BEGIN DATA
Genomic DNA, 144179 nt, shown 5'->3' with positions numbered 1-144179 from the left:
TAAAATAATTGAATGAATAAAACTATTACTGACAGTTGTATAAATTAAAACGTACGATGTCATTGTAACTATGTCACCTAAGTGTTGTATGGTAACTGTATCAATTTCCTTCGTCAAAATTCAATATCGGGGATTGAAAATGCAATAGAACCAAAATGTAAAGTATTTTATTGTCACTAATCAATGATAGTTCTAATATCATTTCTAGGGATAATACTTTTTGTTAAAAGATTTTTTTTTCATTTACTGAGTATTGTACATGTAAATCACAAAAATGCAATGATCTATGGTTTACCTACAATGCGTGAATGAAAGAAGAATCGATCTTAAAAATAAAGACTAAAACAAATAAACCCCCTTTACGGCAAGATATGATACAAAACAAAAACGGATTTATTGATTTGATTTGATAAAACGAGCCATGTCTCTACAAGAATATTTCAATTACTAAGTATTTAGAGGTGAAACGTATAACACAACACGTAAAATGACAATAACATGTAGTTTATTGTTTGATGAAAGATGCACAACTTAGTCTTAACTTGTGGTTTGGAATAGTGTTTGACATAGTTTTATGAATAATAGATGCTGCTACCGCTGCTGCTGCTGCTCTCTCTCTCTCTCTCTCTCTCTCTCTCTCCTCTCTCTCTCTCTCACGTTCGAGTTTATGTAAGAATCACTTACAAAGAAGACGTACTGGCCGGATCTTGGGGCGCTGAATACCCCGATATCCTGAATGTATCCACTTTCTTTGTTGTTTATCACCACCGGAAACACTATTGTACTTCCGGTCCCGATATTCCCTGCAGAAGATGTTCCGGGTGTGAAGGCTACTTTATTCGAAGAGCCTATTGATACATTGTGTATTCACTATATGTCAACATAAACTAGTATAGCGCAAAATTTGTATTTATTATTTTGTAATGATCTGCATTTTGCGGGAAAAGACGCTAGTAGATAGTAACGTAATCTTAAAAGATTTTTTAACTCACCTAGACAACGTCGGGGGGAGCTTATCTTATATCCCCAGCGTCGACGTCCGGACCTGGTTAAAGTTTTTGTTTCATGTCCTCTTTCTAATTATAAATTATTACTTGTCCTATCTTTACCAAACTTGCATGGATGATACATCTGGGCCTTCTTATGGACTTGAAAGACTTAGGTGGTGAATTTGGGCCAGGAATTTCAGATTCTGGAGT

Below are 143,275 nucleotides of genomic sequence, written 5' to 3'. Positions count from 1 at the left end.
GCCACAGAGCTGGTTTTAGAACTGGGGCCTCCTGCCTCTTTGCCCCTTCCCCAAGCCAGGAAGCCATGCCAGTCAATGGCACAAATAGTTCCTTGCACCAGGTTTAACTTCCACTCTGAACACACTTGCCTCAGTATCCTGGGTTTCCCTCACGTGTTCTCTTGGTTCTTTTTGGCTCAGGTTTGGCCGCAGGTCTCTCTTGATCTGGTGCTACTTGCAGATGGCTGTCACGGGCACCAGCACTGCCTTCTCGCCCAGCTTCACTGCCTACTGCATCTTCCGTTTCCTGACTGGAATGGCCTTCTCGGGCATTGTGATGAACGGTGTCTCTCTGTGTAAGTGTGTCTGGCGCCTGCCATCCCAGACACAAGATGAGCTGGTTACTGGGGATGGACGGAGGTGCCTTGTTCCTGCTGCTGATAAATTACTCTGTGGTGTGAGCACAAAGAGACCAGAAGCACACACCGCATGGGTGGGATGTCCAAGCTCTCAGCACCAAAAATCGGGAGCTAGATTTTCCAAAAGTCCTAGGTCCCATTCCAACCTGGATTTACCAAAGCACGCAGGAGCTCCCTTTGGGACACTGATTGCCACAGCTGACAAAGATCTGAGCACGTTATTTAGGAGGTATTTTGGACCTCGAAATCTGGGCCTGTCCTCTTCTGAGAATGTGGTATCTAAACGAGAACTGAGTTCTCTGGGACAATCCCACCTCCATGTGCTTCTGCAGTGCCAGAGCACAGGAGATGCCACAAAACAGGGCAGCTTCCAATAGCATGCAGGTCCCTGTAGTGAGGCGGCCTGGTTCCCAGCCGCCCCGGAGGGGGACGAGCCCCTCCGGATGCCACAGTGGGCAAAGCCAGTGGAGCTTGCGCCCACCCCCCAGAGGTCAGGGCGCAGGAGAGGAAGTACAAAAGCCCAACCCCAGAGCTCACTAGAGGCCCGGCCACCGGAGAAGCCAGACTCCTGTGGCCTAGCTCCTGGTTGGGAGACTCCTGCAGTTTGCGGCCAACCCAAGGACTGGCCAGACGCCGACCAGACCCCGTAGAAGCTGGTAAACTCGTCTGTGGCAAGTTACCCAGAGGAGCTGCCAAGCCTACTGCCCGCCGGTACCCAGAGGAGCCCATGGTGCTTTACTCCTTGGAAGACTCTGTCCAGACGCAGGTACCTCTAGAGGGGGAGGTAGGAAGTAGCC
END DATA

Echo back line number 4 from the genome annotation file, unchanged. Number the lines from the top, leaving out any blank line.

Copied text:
GCCACAGAGCTGGTTTTAGAACTGGGGCCTCCTGCCTCTTTGCCCCTTCCCCAAGCCAGGAAGCCATGCCAGTCAATGGCACAAATAGTTCCTTGCACCAGGTTTAACTTCCACTCTGAACACACTTGCCTCAGTATCCTGGGTTTCCCTCACGTGTTCTCTTGGTTCTTTTTGGCTCAGGTTTGGCCGCAGGTCTCTCTTGATCTGGTGCTACTTGCAGATGGCTGTCACGGGCACCAGCACTGCCTTCTCGCCCAGCTTCACTGCCTACTGCATCTTCCGTTTCCTGACTGGAATGGCCTTCTCGGGCATTGTGATGAACGGTGTCTCTCTGTGTAAGTGTGTCTGGCGCCTGCCATCCCAGACACAAGATGAGCTGGTTACTGGGGATGGACGGAGGTGCCTTGTTCCTGCTGCTGATAAATTACTCTGTGGTGTGAGCACAAAGAGACCAGAAGCACACACCGCATGGGTGGGATGTCCAAGCTCTCAGCACCAAAAATCGGGAGCTAGATTTTCCAAAAGTCCTAGGTCCCATTCCAACCTGGATTTACCAAAGCACGCAGGAGCTCCCTTTGGGACACTGATTGCCACAGCTGACAAAGATCTGAGCACGTTATTTAGGAGGTATTTTGGACCTCGAAATCTGGGCCTGTCCTCTTCTGAGAATGTGGTATCTAAACGAGAACTGAGTTCTCTGGGACAATCCCACCTCCATGTGCTTCTGCAGTGCCAGAGCACAGGAGATGCCACAAAACAGGGCAGCTTCCAATAGCATGCAGGTCCCTGTAGTGAGGCGGCCTGGTTCCCAGCCGCCCCGGAGGGGGACGAGCCCCTCCGGATGCCACAGTGGGCAAAGCCAGTGGAGCTTGCGCCCACCCCCCAGAGGTCAGGGCGCAGGAGAGGAAGTACAAAAGCCCAACCCCAGAGCTCACTAGAGGCCCGGCCACCGGAGAAGCCAGACTCCTGTGGCCTAGCTCCTGGTTGGGAGACTCCTGCAGTTTGCGGCCAACCCAAGGACTGGCCAGACGCCGACCAGACCCCGTAGAAGCTGGTAAACTCGTCTGTGGCAAGTTACCCAGAGGAGCTGCCAAGCCTACTGCCCGCCGGTACCCAGAGGAGCCCATGGTGCTTTACTCCTTGGAAGACTCTGTCCAGACGCAGGTACCTCTAGAGGGGGAGGTAGGAAGTAGCC